lveely, the motor man, wears a mag
nificent solitaire diamond stud, and a
solitaire diamond ou his left little fin
ger, drives a fast horse to a handsome
top buggy, has jet black whiskers and
hair, bright black eyes, handsome
physique and dresses faultlessly. It is
not stated how the stockholders dress.
For an appetizer, nothing is better than
cabbage or the tops ot turnips; but for a
stubborn cough or cold, don't forget, the
best thing is a bottle of Dr. Bull's Cough
Tbe acrid aud poisonous humors that
creep into the blood and permeate the sys
tem, cause the swelling of the joints and in
flammation of the muscles that are desig
nated as rheumatism. This, with its twin
disease, neuralgia, can only be successfully
combatted by a medicine that goes to the
source of the trouble. In Athlophoros a
sovereign remedy has been secured. It re
stores the blood to a healthy Btate and
drives disease away. A single bottle cured
Mrs. Morris O. Williams, of West Exeter,
Fits Cured Six Years Ago.
"It has been six years since I was cured
of fits," says Mr. W. Ford, of Wirt, Jeffer
son Co., Ind. "Samaritan Nervine did it."
And it always will, reader, f 1.50, at drug
gists. As when she was Young.
"I have used Parker's Hair Balsam and
like it better than any similar preparation
I know of," writes Mrs. Ellen Perry, wife
of Rev. P. Perry, of Ciddbrook Springs,
Mass. "My hair was almost entirely gray'
but a dollar bottle of the Balsam has re
stored the softness, and the brown color it
had when I was young not a single gray
hair lelt. Since I began applying the Bui
sam my hair has stopped falling out, and I
find that it is a perfectly harmless and
in ARKANSAS AND TEXAS.
' Along the line of the St. Louis, Iron
Mountain and Southern Railway, Texas and
Pacific Railway and International and
Great Northern Railroad, are thousands of
acres ot tho choicest farming and grazing
lands in the woild, ranmnt; in price from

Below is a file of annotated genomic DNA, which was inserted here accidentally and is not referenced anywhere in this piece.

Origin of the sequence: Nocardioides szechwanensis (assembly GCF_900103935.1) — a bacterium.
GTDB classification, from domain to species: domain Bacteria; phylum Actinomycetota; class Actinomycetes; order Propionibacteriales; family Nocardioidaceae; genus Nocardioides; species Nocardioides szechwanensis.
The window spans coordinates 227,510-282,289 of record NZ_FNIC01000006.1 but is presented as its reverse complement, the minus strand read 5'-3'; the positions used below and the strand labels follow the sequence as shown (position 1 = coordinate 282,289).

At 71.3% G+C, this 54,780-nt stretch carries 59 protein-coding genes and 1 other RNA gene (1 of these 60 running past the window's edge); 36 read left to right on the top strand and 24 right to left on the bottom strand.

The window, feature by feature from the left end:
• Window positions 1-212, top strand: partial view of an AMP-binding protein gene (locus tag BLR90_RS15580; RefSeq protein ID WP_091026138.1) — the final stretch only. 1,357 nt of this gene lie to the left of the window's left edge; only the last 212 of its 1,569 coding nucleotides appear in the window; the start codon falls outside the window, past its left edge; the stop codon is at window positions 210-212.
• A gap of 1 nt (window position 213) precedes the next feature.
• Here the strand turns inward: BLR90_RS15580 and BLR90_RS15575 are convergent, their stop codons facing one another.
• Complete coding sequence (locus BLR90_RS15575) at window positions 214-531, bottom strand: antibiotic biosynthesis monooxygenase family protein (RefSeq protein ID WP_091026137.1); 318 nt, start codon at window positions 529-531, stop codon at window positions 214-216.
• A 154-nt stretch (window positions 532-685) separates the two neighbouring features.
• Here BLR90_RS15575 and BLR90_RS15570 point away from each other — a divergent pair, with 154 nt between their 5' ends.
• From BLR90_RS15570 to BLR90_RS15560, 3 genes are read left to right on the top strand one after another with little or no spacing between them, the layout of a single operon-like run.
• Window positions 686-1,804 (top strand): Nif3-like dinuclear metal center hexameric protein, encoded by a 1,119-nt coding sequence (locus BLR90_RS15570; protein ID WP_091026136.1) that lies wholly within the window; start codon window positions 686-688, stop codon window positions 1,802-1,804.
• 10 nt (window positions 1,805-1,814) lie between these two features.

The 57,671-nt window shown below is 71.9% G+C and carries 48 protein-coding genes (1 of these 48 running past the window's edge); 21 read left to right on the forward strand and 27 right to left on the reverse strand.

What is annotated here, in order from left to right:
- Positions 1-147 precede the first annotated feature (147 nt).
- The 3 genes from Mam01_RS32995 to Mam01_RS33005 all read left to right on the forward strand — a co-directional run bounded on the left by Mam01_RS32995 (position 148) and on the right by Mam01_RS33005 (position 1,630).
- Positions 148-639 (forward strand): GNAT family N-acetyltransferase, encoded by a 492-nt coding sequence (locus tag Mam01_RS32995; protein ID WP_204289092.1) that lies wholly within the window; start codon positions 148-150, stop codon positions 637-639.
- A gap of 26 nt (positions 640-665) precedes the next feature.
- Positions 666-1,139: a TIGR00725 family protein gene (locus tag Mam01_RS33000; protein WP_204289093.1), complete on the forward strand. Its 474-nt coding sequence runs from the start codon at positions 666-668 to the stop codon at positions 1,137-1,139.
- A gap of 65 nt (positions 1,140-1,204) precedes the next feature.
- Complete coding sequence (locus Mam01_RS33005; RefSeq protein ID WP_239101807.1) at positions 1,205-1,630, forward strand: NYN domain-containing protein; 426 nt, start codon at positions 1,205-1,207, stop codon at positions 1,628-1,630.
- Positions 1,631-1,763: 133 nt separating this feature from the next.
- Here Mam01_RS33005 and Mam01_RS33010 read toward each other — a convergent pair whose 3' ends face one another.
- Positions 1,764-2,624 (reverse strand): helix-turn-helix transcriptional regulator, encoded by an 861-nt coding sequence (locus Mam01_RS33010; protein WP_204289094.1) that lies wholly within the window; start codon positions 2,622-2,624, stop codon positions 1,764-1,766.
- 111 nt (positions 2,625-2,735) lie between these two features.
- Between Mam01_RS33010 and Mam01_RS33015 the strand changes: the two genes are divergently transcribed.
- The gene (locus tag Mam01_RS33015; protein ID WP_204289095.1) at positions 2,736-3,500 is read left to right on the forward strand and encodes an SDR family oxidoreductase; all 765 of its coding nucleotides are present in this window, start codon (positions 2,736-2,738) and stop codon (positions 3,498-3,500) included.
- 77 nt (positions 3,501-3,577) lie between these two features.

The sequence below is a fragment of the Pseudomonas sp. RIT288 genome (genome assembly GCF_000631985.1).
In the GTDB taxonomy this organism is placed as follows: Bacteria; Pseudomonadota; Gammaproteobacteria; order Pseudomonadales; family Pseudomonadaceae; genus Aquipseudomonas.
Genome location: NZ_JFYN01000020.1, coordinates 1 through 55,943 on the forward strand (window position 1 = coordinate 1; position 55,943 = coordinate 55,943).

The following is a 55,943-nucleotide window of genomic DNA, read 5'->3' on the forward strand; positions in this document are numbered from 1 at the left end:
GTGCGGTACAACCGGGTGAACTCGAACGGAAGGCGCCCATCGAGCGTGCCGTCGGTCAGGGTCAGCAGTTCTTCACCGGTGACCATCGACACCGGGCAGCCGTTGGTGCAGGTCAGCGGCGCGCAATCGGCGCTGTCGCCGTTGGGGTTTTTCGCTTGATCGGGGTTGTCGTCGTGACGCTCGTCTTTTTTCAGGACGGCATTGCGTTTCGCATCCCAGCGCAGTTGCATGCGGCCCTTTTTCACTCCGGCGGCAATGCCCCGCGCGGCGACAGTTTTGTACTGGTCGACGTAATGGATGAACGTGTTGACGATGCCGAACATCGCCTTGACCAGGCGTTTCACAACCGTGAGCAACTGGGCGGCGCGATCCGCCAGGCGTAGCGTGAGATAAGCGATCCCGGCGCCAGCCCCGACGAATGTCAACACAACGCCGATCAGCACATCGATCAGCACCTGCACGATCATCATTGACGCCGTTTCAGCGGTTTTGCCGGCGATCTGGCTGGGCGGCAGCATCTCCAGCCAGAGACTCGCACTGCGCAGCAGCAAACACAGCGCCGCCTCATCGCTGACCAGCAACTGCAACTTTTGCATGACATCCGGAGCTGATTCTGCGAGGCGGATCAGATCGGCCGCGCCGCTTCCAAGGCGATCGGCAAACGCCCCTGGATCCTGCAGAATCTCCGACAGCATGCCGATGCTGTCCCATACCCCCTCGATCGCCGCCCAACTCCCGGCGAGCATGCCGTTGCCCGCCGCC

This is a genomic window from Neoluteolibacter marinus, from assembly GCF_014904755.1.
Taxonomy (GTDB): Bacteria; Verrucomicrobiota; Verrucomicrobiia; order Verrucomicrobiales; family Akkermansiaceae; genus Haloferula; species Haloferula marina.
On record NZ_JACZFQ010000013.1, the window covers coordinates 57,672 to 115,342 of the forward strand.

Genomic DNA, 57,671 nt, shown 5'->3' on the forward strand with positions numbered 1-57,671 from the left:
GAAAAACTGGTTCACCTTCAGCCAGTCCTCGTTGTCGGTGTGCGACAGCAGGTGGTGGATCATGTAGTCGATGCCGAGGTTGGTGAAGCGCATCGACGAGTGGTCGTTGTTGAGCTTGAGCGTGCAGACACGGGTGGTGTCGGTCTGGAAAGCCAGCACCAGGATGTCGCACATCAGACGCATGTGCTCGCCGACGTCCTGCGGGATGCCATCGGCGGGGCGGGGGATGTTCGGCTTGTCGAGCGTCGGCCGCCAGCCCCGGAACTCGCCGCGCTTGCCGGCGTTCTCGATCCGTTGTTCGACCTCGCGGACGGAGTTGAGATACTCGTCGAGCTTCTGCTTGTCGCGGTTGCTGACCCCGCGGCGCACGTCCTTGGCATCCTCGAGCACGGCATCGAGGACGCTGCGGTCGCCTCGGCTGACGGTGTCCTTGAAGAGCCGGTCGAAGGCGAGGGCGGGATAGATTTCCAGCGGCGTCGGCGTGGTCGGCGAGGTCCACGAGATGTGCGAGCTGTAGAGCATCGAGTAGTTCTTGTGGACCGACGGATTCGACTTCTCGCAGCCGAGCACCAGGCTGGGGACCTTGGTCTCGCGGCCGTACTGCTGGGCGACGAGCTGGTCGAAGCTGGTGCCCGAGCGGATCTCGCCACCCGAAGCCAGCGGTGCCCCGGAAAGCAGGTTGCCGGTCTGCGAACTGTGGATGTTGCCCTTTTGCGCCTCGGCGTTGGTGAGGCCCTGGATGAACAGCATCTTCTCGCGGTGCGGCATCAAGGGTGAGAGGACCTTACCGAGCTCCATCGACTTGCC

2.00 to $300 and $4.00 per acre, in a
healthy country, with climate uusurpassul
for Balubrity and comfort. Send your ad
dress to the undersigned for a copy of sta
tistics of crops raised in Arkansas and Texas,
In 1883, and makeup your mind to go and
see for yourself when you learn that tho crop
f ir J883 is 50 per ceut larger than that of
1882. To those purchasing land owned by
the Company, and paying one-fourth, one
half, or all cash, a proportionate rebate is
allowed for money paid for tickets or freight
over tho Companies lines.
II. C. Townskao, Gen'l Pass. Agt.
St. Louis, Mo.
ORANGES AND FLORIDA.
Better than Breezes and Blossoms
Under a 'ev Flag.
Even tho balmy air and oraugu proves
of Florida fail to keep its people full of
happiness and comfort. Art must help na
ture every where in the tropics as among
the pines of tho North. "And, chief among
thu blessings which are adapted to all
zones," writes Dr. J. G. Wallace, of Fort
Dade, Fla., "is Pakkeu's Tonic. It seems
to have the world for a field, and most of
the current diseases yield to its action. I
have Ured it in the case of a delicate and
Ivspeptic young lady with the most grati
fying results. It seemed to accomplish
with ease what the usual prescriptions and
treatment for that miserable malady failed
wholly to bring about. I am also glad to
state that the Tonic has greatly relieved me
personally of a troublesome atonic condi
tion of the stomach of long standing. It is
the ideal purifier and invigorant."
Messrs. Hiscox & Co. call especial atten
tion to tho fact that after April 10, 1883,
the name and style of this prepiration will
hereafter be simply Parker s Tonic. The
word "Ginger" is dropped, for the reason
that unprincipled dealers are constantly de
ceiving their patrons by substituting in
terior preparations under the name of Gin
ger; and as ginger is an unimportant fla
voring ingredient in our Tonic, we are sure
that our friends will agree with us as to
the propriety of the change. There will be
no change, however, in the preparation it
self; and all bottles remaining in the hands
of dealers, wrapped under the name ol
"Parkku's Ginoek Tome," contain the
genuine medicine if the signature ot Hiscox
ik Co. is at the bottom of outside wrapper.
LOUIS C. HERBERT,
(Successor to Clias. T. Newlaud and